Like your legs, the rest of your Assembly (that’s AC speak for your build) is a key that unlocks success against specific enemy types. Is a mech’s energy cannon kicking your ass? Try using a rifle that disrupts it. You’ll never find yourself being a glass cannon mage in a room full of damage dealers. You can always change!
Tip 3: Play the tutorials!
This one’s short and to the point. Nestled in the first chapter’s Sortie (i.e. missions) menu is a series of tutorials. They place you on a battlefield, explain specific mechanics, and allow you to master them.
Even if you’re an AC veteran, though, these seemingly basic and skippable missions are NOT something to skip. For one thing, they introduce you to some basic enemy types and their tactics. Good stuff to know.
More importantly, completing the tutorials actually gives you new weapons and mech components. The final chapter one tutorial mission is how you unlock the Arena and OS Tuning, both vital elements of the game.
Tip 4: No Help Is Coming
Players of Dark Souls, Bloodborne, and Elden Ring are used to calling on jolly cooperators when they get in a bind. But in Armored Core VI, there are no ghostly skellies, magic-spewing jellyfish, or noble knights. You can fight other humans in the Arena, but you can’t count on their help.
There are a few missions where you squad up with AI characters, but don’t expect them to carry the fight or do much more than distract the boss.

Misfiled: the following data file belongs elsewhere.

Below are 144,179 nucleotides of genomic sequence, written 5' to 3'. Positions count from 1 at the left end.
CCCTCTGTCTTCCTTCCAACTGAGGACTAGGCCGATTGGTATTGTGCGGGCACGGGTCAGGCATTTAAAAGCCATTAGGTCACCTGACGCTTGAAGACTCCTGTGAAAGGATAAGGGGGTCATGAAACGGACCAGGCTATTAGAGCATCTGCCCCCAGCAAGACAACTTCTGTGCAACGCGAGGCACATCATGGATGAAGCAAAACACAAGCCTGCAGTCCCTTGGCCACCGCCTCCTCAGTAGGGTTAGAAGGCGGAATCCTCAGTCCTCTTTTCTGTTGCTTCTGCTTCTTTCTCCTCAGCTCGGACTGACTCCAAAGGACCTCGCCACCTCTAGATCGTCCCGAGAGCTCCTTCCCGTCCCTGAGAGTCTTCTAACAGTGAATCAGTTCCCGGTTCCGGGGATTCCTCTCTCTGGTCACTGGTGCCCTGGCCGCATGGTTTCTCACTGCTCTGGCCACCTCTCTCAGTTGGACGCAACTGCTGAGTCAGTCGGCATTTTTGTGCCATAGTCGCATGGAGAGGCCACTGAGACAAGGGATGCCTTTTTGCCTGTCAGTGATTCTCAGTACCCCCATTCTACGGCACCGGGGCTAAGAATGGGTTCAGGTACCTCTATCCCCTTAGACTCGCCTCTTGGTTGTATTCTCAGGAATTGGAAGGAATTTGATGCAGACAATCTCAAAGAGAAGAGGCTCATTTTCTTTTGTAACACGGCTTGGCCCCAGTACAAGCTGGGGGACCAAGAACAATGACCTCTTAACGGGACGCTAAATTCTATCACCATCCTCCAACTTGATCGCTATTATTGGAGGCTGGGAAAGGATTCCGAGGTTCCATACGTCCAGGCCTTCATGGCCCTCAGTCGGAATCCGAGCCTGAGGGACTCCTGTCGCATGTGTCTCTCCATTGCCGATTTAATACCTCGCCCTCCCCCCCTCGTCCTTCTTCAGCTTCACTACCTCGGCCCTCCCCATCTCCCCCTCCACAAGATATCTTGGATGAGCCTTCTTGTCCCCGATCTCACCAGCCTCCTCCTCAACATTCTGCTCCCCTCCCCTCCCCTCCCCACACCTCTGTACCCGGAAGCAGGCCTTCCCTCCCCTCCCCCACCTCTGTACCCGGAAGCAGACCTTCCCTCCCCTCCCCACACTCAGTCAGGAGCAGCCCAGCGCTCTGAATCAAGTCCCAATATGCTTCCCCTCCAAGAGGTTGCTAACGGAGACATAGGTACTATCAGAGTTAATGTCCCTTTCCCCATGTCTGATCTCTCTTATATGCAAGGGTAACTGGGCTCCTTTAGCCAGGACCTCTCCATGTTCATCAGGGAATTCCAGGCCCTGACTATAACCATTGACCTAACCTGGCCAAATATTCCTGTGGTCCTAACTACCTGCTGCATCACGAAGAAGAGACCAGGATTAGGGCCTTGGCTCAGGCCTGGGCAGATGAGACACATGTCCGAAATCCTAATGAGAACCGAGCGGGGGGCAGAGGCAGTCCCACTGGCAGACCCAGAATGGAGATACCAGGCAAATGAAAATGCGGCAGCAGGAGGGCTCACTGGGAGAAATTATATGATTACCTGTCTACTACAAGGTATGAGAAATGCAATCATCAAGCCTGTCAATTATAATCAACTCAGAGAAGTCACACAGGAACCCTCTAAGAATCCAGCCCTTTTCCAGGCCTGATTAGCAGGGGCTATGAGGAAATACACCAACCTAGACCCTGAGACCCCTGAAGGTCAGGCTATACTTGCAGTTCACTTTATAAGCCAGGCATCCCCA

Despite the constant chatter from Walter and Allmind, you’re on your own. Accept it. Take comfort in the knowledge that when you succeed, it’s only your own back you have to pat.
Tip 5: Margit vs Juggernaut
Because it is an open-world game where you can tackle the bosses in any order, not every player faced off against Margit, The Fell Omen as their first boss. But of course, that was where the game subtly led you. In Armored Core VI, the mission structure dictates that Juggernaut will be the initial boss for all players.
For many, Margit was a frustrating first boss. The arena was very small and precariously perched on a cliff. Margit hit like a truck and had both physical and magic-based attacks. And often, players rushed to Margit before they were properly leveled and ready.
Breathe a sigh, because while Juggernaut isn’t a cakewalk, it might be an easier first boss than Margit. For one thing, the game has given you lots of tools, weapons, and components to play with. It has pitted you against a wide range of enemy types. In other words, it doesn’t let you at Juggernaut until it thinks you’re ready.
This is not a boss guide, but suffice it to say that while Juggernaut has a lot of weaponry and a rolling attack that can end your fun pretty quickly, it has a very significant weak point (anything behind its forward-facing shield), and best of all, it remains on the ground while you can fly above and around it. You have an ally mech for half the fight, so all you need to do is finish it off. You know, when it’s good and mad. In this regard, it’s a little like Margot and the NPC summons, who almost always died before the fight was over.
For Juggernaut, three tools might make the fight a little easier. Those reverse-jointed legs will come in handy. The bazooka in your right hand and the vertical missile launcher will stun the Juggernaut, and then you can swoop in with your left-hand blade and do some serious and very satisfying damage.
Thank you for keeping it locked on COGconnected.